"I’ve experienced so many defining moments in my career: winning the World Series as a rookie shortstop, being named the Yankees captain, closing the old and opening the new Yankee Stadium. Through it all, I’ve never stopped chasing the next one. I want to finally stop the chase and take in the world."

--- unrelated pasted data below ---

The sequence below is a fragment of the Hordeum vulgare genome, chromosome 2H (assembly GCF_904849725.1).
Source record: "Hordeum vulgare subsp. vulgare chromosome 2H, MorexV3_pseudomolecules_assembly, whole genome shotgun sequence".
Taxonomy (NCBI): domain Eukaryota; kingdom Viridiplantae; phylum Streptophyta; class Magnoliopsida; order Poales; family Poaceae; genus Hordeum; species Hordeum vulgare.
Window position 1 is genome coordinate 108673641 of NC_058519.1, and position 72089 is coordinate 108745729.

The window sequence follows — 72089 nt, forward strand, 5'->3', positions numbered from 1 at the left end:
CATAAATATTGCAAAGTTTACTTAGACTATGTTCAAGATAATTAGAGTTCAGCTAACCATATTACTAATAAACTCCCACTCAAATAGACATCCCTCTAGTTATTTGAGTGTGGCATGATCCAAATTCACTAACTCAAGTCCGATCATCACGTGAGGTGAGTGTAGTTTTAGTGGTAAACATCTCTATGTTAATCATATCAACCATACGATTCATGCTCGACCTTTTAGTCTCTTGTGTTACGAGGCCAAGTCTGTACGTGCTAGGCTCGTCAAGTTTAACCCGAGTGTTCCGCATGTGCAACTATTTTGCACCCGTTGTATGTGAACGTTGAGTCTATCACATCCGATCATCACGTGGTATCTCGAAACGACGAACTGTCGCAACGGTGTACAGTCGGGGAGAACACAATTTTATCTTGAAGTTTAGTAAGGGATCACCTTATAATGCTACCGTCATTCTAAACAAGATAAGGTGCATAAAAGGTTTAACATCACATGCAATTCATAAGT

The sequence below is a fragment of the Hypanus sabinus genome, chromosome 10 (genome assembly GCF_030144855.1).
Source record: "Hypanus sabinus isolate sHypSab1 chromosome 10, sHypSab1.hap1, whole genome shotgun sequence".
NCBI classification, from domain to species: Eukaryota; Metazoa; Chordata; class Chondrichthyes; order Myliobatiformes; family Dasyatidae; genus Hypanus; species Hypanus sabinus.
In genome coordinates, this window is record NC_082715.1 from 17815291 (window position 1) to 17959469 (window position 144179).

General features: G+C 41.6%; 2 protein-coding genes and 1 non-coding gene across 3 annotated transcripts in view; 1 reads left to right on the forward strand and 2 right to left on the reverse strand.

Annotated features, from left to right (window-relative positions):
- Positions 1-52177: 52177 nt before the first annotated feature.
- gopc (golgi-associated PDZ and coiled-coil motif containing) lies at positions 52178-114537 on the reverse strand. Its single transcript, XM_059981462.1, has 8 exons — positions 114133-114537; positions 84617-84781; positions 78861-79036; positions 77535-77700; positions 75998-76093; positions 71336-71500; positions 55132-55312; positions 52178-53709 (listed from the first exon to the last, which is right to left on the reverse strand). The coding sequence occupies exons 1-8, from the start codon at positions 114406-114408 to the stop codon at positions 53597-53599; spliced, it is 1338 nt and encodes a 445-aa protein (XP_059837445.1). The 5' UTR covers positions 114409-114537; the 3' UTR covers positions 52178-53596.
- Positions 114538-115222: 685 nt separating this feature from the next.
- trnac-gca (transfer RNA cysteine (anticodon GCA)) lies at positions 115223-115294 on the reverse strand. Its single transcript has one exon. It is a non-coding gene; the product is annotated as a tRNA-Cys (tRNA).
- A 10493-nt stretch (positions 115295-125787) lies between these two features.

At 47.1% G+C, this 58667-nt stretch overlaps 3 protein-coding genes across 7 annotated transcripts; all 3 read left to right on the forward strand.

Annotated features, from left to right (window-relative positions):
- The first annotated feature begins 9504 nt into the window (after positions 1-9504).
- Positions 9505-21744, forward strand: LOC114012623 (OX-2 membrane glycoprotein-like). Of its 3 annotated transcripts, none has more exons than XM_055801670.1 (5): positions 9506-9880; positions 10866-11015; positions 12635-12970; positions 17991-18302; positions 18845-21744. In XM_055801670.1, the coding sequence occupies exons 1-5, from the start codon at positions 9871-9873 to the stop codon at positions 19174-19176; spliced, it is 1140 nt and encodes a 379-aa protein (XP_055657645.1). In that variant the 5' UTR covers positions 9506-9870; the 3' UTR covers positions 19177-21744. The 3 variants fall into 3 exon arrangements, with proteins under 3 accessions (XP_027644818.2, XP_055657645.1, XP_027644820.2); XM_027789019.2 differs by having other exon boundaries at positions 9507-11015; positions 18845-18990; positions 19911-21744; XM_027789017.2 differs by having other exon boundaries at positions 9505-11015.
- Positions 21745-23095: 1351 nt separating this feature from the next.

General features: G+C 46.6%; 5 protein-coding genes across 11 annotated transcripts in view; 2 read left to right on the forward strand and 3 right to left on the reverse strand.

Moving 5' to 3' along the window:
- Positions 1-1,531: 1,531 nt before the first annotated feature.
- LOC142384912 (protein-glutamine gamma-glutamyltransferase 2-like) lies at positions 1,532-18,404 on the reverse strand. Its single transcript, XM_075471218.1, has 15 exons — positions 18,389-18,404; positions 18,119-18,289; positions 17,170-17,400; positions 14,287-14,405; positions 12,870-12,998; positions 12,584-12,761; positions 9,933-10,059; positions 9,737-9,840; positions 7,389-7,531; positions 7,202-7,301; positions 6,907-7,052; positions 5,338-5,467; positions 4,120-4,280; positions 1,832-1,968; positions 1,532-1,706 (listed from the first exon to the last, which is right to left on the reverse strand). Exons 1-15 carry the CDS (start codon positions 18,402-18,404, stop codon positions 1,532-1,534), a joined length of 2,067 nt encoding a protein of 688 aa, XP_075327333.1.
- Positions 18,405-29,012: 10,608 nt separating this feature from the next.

Over the 19 seasons he has played in the major leagues, Jeter, who will retire this fall, has led the Yankees to 16 postseason appearances and five World Series titles. He has hit better than .400 in 10 different playoff series and is the all-time playoff leader in singles and doubles and is tied for the lead in triples (he is third in home runs and fourth in R.B.I.). Even if he was never the best player in the league during any given year — he never won an M.V.P. award, like the shortstops Alex Rodriguez, Miguel Tejada and Cal Ripken Jr. — he was almost certainly the best shortstop of his generation. His prime lasted until his late 30s, and he played his entire career at the game’s most difficult position, after catcher. His ultimate plus tool might have been the surreal equilibrium on display from the start.